She cries at night, every night. She’s miserable. She’s suspicious of men. She moves too quickly and is even quicker to anger. She’s ricocheting between men, wracking up a score, but she never wins the prize. As much as I can dislike Isabelle, Binoche gives her a vulnerability that is hard to hate entirely. She tries too hard, she wants it too much. She’s so desperate she goes to see a psychic (Gerard Depardieu) for advice. And she’s the type who wants so badly to believe him. Her tears guide him into saying exactly what she wants to hear. We all have that friend who just keeps screwing up her love life – we can see it coming a mile away, so why can’t she, an otherwise intelligent woman? Isabelle is that woman and Claire Denis knows her intimately.

 

Tomorrow is Another Day

Mrs. Wong (Teresa Mo) is too exhausted to care that her husband is having an affair. She tolerates it in order to keep her family together, especially important since her 20 year old son Kwong (Man-Lung Ling) has autism, and developmental disabilities, that require stability and a lot of care. But one day the young mistress (they’re always young) stops by the house and agitates Kwong. After a terrible fight, Mr. Wong (Ray Lui) leaves. He leaves them. Now the burden of caring for her disabled son falls to Mrs. Wong entirely, and with his father gone, he’s acting out more than ever. If she was tired before, she’s beyond tired now. There’s almost nothing in Mrs. Wong’s life that’s just for her – her only indulgence during these dark days is to plot revenge scenarios against the dreaded mistress.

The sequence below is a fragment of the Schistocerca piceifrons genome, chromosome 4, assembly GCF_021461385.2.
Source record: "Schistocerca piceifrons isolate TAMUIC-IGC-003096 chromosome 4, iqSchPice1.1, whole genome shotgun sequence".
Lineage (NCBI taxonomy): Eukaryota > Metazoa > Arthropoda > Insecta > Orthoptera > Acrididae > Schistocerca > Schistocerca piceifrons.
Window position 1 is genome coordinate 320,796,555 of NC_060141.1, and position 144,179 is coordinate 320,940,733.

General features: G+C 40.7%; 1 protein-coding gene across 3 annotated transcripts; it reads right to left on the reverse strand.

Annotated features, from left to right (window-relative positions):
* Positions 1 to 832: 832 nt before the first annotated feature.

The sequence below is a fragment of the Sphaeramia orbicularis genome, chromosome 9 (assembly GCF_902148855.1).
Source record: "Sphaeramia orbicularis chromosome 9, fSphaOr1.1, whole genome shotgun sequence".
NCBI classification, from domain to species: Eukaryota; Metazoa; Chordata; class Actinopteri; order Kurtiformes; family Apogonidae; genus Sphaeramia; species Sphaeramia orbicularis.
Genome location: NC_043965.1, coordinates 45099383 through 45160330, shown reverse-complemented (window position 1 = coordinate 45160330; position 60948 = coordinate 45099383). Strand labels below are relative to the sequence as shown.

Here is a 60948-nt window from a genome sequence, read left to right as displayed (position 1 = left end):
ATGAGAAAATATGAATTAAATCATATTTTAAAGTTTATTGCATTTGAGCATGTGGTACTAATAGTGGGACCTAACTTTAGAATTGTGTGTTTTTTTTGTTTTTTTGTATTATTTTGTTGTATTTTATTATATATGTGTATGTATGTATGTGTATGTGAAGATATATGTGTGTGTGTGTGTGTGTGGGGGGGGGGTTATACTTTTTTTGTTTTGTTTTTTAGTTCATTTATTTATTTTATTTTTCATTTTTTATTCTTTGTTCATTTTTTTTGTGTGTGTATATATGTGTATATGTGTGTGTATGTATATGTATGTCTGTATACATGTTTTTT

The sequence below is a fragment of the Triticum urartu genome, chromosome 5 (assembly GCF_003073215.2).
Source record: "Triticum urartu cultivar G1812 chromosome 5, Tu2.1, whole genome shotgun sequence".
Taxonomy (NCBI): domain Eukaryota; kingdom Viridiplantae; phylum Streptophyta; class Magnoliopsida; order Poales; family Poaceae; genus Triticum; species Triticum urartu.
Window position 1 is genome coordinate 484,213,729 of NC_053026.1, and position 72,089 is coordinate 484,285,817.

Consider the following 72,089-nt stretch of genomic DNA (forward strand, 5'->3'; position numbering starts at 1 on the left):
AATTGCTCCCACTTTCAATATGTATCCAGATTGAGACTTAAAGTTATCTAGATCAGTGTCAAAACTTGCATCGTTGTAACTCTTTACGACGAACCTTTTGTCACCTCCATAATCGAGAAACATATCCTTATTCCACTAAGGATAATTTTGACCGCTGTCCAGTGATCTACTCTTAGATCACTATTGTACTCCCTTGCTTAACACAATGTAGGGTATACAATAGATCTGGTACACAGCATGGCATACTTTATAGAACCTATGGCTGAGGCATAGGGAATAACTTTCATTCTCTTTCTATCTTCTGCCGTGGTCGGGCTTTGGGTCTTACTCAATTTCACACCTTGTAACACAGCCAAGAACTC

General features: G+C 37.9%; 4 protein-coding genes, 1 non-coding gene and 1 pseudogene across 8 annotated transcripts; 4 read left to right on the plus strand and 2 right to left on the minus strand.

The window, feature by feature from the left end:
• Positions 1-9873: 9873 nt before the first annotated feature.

Teresa Mo, Ray Lui, and Man-Lung Ling make for a very attractive family; you’d hardly MV5BY2U2OTQ2ODQtNjQzMC00YTdiLWJiZTYtOWQ3MGI1OTE3NTJjXkEyXkFqcGdeQXVyNzI1NzMxNzM@._V1_believe from the outside all the difficulties they face. But Mo and Lui are good at communicating a marriage strained by years of putting someone else’s needs above their own, of never having the time to honour their coupledom. We know that this is not Mr. Wong’s first dalliance, and we see the toll it’s taken on their marriage.

Ling’s portrayal of special needs is perhaps not the best we’ve seen on screen, but it’s Kwong’s relationship with his mother that is the most essential of the film. He’s normally cheerful and energetic; he skips along, vocalizing sounds more than words. But his meltdowns are ferocious. A full-grown man, when he starts self-harming, Mrs. Wong really can’t cope on her own. By showing us the enormity of her caregiver’s role, director Chan Tai-lee (the guy who wrote Ip Man) highlights a dearth of resources, of respite. Mrs. Wong shoulders it all, without complaint, facing down discrimination like that’s to be expected. All of her anger and resentment are saved for the mistress (a one-note, selfie-taking villain); murder fantasies are her only escape.

Her social life’s only balm is a group of housewives with whom she sews and sings karaoke. But these are the same women who will uncover her plot. And then what? You’ll have to watch to the end to find out.

Ramen Shop

Masato is a young man working in his father’s successful ramen shop in Japan. Though it’s just been the two of them since Masato’s mother died, their relationship is strained. Masato thinks the only way to get his father’s attention is to be a steaming bowl of noodles. After work, Masato’s father disappears to drink alone; at home, they’re like two ships passing in the night. But then one day his father dies, as all fathers must, and Masato is alone in the world.